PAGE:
HONG KONG (Reuters) – Hong Kong’s government will extend restrictions aimed at tackling the coronavirus for another 14 days to preserve the city’s success in keeping the number of cases down, Chief Executive Carrie Lam said on Tuesday.
The extension comes as governments around the world, including those of Australia, Germany and the United States are gradually relaxing restrictions or considering doing so.
The Chinese-ruled city recorded zero new cases on Monday for the first time since early March, keeping the total at 1,025 infections and four deaths.
Hong Kong banned public gatherings of more than four people for 14 days from March 29 and later extended that restriction until April 23. Game centres, gyms, cinemas and other entertainment venues are also closed and foreign arrivals at the airport have been suspended indefinitely.
“This is indeed a very difficult balancing act,” Lam told a regular weekly news conference, referring to the toll the restrictions are taking on the recession-hit economy.
“For the time being, the better balance to be struck and a safer approach to ensure all these successes that Hong Kong has achieved over the last months would not be wasted is to extend these social distancing measures for another 14 days.”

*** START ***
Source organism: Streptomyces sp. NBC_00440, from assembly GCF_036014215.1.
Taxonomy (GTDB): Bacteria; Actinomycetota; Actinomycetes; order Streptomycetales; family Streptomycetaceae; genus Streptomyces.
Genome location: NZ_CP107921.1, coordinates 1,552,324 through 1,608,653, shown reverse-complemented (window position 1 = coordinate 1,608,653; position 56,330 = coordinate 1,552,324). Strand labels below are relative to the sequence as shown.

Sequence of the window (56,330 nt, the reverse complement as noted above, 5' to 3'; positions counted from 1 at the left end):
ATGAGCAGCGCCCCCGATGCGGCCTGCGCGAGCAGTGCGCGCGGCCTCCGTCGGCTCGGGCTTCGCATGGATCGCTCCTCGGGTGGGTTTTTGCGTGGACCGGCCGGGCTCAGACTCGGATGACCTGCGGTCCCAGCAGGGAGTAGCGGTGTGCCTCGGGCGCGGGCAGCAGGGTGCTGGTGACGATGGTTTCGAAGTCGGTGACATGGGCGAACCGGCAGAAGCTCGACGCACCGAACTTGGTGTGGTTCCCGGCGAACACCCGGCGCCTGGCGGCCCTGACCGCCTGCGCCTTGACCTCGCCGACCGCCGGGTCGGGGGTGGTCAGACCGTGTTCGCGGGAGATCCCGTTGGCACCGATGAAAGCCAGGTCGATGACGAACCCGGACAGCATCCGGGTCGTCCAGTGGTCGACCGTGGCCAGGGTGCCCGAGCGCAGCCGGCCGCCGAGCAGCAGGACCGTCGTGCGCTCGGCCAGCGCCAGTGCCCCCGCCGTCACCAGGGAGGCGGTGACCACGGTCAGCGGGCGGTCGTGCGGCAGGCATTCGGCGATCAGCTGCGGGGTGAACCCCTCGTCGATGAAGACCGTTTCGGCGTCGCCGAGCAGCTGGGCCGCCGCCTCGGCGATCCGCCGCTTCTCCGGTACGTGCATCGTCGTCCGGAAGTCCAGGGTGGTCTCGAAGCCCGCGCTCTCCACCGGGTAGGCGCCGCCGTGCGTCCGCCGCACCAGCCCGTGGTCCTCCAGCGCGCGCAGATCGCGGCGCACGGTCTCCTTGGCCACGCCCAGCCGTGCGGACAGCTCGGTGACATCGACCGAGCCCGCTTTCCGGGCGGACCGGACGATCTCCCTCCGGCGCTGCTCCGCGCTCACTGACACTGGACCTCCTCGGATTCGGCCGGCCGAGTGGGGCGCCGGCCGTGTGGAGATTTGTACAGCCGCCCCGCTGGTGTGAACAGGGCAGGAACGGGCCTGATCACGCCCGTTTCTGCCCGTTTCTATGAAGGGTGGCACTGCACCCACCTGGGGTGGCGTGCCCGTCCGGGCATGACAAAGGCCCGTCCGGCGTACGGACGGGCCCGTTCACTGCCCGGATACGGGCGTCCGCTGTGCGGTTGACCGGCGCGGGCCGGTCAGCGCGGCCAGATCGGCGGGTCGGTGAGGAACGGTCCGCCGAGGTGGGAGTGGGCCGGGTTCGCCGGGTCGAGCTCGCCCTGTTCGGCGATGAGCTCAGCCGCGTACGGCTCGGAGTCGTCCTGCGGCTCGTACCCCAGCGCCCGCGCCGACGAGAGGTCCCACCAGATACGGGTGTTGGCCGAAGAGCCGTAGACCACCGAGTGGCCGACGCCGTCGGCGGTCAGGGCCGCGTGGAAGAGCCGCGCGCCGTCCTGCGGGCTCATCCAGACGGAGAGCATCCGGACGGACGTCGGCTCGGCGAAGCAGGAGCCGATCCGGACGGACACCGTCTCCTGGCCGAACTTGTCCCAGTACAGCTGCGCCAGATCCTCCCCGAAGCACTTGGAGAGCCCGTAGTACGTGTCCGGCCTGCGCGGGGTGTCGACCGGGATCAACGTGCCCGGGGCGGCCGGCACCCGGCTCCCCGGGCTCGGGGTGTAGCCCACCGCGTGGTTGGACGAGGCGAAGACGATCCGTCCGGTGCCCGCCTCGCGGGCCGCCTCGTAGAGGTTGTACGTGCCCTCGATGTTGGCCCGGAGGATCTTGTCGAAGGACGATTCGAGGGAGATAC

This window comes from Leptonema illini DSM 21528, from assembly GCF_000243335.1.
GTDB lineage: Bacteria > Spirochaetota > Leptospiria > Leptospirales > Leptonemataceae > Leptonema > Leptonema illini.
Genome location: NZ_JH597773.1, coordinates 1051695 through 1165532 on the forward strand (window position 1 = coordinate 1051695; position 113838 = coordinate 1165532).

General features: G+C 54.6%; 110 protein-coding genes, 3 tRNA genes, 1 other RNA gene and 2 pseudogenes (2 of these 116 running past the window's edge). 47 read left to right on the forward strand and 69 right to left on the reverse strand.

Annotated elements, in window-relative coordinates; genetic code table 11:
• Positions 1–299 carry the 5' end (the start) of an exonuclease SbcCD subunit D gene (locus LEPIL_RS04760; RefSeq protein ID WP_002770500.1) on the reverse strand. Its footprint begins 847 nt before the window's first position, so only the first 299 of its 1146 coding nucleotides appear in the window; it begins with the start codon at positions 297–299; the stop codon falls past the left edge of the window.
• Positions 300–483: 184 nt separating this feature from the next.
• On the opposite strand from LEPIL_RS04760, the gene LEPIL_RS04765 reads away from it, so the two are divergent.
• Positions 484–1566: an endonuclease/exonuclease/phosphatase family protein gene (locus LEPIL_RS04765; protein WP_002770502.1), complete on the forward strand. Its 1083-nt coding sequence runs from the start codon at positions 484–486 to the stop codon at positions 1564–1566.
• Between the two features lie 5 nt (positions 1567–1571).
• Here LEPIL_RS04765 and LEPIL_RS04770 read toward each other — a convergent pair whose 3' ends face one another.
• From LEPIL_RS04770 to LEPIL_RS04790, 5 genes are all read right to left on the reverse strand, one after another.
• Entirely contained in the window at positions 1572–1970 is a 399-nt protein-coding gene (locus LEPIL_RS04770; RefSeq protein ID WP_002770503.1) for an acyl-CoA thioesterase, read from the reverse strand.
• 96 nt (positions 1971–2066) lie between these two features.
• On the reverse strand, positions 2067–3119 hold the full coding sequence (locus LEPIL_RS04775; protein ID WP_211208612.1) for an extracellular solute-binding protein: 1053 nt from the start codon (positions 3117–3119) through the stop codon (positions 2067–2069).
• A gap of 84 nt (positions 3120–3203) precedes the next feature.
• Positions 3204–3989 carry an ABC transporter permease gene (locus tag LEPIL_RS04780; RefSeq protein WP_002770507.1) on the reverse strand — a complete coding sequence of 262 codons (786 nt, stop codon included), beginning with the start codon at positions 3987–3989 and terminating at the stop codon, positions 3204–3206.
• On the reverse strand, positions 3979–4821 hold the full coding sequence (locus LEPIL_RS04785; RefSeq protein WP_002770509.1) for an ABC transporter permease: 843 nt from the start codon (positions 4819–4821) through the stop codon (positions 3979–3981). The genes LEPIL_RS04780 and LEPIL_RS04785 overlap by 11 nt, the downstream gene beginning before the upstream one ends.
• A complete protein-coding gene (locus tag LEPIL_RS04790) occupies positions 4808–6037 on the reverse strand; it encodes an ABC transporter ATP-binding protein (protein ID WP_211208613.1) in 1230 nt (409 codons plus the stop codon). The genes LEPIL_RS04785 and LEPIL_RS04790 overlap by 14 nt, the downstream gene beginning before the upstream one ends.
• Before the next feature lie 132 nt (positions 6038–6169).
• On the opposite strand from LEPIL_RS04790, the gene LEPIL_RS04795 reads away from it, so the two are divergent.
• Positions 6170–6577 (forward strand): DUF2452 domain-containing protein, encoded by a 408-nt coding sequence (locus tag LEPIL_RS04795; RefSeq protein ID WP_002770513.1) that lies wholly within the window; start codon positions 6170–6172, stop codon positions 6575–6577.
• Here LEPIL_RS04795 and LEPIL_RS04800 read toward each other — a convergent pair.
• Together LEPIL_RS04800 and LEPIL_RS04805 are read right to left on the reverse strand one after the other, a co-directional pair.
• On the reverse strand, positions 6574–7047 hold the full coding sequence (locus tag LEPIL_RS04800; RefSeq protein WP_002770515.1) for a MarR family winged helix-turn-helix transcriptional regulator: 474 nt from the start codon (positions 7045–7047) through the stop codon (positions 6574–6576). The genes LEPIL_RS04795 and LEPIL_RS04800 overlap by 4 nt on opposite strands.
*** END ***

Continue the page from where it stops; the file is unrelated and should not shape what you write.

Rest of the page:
Hong Kong has avoided the exponential infections seen elsewhere and won praise for a strong community response, attributed to the city’s experience with the 2003 Severe Acute Respiratory Syndrome (SARS) epidemic.
Although schools remain closed, many people are working from home and shopping malls and restaurants are less busy. Almost all Hong Kongers wear masks, while office buildings, commercial centres and public institutions run temperature checks and free sanitizer dispensers are widely available.
The residents’ self-discipline also comes amid widespread lack of confidence in the government’s COVID-19 response.
The restrictions extension limits the prospects of a resumption in anti-government demonstrations amid growing anger over a crackdown on pro-democracy forces and as Beijing and city government officials push for national security legislation that critics say would limit freedoms in the city.
Police arrested 15 activists on Saturday, including veteran politicians, a publishing tycoon and senior barristers, in a move criticised by foreign governments, international barristers and rights groups.
Luo Huining, the most senior mainland political official based in Hong Kong, said last week the city should work to introduce national security legislation “as soon as possible” as violent protests last year had undermined its rule of law, prosperity and stability.
Hong Kong returned to Beijing rule in 1997 under a “one country, two systems” formula that guarantees it a high degree of autonomy. A previous attempt to draft a national security law for Hong Kong, known as Article 23, was met with mass protests in 2003 and abandoned.
(Writing by Marius Zaharia; Editing by Shri Navaratnam and Lincoln Feast)